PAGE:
Sayed Atthari, owner of Medlandia Pharmacy in Maple Ridge, recently met with patient-safety advocate Katie Clunn, her husband Dan Clunn and their daughter Jessika to discuss the importance of vaccines.
By Michael Mui
For weeks in early 2019, École secondaire Jules-Verne, a francophone school in Vancouver, was the subject of headlines across B.C. as a measles outbreak began spreading among students. Students and staff were sent home and told to stay away unless they could provide proof of a measles vaccination.
What began as the detection of a single measles infection quickly turned into a flurry of activity. Medical personnel were brought in. Free vaccination clinics were held for parents and their children. Outside, television cameras swept the property. For the next five weeks, the school was in crisis, even as additional outbreaks spread across B.C., with the BC Centre for Disease Control eventually identifying returning travellers from abroad as responsible for the majority of detected cases.
Even so, some parents of students at Jules-Verne remained opposed to vaccinations, even if that meant their child was quarantined from school for more than a month.
“There was a parent who thought if they vaccinate their children when they were little, they would catch autism. Others believed you get the disease if you get the vaccine,” recalls Eric Leclerc, principal at Jules-Verne.
Despite having a relatively low population of about 700 pupils —split between Jules-Verne and attached elementary school Rose-des-vents, also the site of a measles outbreak—the franc-ophone schools have a significant international population of students with as many as 26 home countries.
“Francophones are all over the world. At Christmas, a big percentage of my students will go to Lebanon, francophone Africa, Europe, Arabic countries. We noticed that lots of people from Europe, they have a hard time with vaccination. More so than people who were born here, or raised in Canada,” Leclerc says. “They were really aggressive. It was a tough time.”
By July 2019, six months after the outbreak at the francophone schools, nearly another dozen cases were reported by the BCCDC. Measles infection was linked to travellers arriving from the Philippines, the United States, Japan and Vietnam.
For some parents, however, the news of the outbreak had a profound effect. One of those parents is Katie Clunn, a Maple Ridge mother of three who launched an online petition calling for mandatory vaccinations for children in school. Since launching her petition, her call has been answered with nearly 60,000 signatures.
Coincidentally, in September, the B.C. Ministry of Health created a new requirement that all students in B.C. schools must report their immunization status. While vaccination remains optional, these records would allow the provincial government to identify who has, and who hasn’t, received vaccines.
Clunn says the new requirements are not enough, especially since immunization records are not made available to parents, who can decide whether or not to send a child to school based on each school population’s vaccination status.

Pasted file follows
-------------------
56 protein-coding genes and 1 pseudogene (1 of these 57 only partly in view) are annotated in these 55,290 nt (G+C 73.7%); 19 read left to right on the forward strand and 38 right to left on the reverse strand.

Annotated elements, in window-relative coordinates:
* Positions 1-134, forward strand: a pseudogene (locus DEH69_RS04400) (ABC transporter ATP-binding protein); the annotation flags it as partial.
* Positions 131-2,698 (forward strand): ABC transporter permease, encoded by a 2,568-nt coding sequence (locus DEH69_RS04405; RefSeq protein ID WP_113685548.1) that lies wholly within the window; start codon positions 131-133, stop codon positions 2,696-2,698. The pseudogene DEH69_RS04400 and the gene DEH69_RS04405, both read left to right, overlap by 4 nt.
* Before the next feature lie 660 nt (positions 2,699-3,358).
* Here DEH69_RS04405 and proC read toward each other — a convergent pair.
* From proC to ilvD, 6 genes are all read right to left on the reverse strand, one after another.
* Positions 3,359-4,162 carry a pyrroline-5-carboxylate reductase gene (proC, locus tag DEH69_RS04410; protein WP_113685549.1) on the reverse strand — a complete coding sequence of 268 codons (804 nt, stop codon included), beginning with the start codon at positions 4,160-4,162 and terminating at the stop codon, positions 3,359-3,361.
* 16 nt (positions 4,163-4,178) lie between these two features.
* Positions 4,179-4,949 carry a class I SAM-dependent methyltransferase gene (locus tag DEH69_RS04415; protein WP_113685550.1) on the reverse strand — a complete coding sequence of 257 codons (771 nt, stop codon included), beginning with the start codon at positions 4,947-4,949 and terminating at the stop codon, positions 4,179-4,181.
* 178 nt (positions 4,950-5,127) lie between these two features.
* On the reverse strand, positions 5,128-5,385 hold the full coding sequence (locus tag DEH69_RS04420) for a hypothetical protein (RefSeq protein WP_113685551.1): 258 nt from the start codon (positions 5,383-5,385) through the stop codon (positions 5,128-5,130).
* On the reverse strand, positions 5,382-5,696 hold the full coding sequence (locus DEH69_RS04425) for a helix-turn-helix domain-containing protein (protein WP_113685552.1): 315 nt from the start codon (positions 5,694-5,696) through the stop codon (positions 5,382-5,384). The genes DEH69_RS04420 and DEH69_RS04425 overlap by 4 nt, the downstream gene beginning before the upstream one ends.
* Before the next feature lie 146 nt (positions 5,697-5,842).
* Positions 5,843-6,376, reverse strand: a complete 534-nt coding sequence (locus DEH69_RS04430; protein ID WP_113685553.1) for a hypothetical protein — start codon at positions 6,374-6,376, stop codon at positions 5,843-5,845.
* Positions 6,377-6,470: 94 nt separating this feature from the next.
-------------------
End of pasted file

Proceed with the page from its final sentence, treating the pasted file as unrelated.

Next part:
“Thank you Minister Dix for doing this, but it’s just the tip of the iceberg. There needs to be more than just records,” she says. “An immunocompromised student should be able to ask, what’s the vaccination rate in that class? If there are six kids unvaccinated in there, she can then decide whether or not she wants to be in the class.”
Clunn and her husband, Dan Clunn, recently sat down with Maple Ridge pharmacist Sayed Atthari, owner of Medlandia Pharmacy, to discuss solutions to encourage more of the public to welcome vaccines.
Atthari says pharmacists do have one advantage when it comes to educating patients who may be reluctant about getting vaccinated, in large part due to the long-term relationships and trust that many pharmacists share with their patients.
But still, there are some patients who will always stand their ground.
“It always reminds me of a patient who refused 30 years of medical science. By 30 years of science, I mean they have seen their family physician for at least 10 years, they have seen a specialist for at least 10 years and they have seen a pharmacist for at least 10 years. Yet they still refuse to vaccinate,” Atthari says.
“When talking to the public, a lot of times I get the sense that successful immunization efforts from previous decades has given the public a false sense of security through herd immunity. So some people will say, I’m sending my kids to school without any immunization and they’re not getting sick. It’s a false argument.”
Atthari says educating the public often comes down to one-on-one consultations with patients, or by speaking to public groups. He’s already planned one such visit to a public school in January, by partnering with a student and their parent, to speak about measles and meningitis.
Meanwhile, additional challenges for pharmacists range from a lack of access to centralized immunization records, the absence of direct-distribution for publicly funded vaccines, to the perception that the fee-for-service for pharmacist-administered immunizations is too low.
“With all the resources we have in Canada, we’re still having trouble with documentation. Imagine somebody coming from abroad where the public record is even worse? So I think presenting this documentation is the most crucial thing,” Atthari says.
“We need to coordinate.”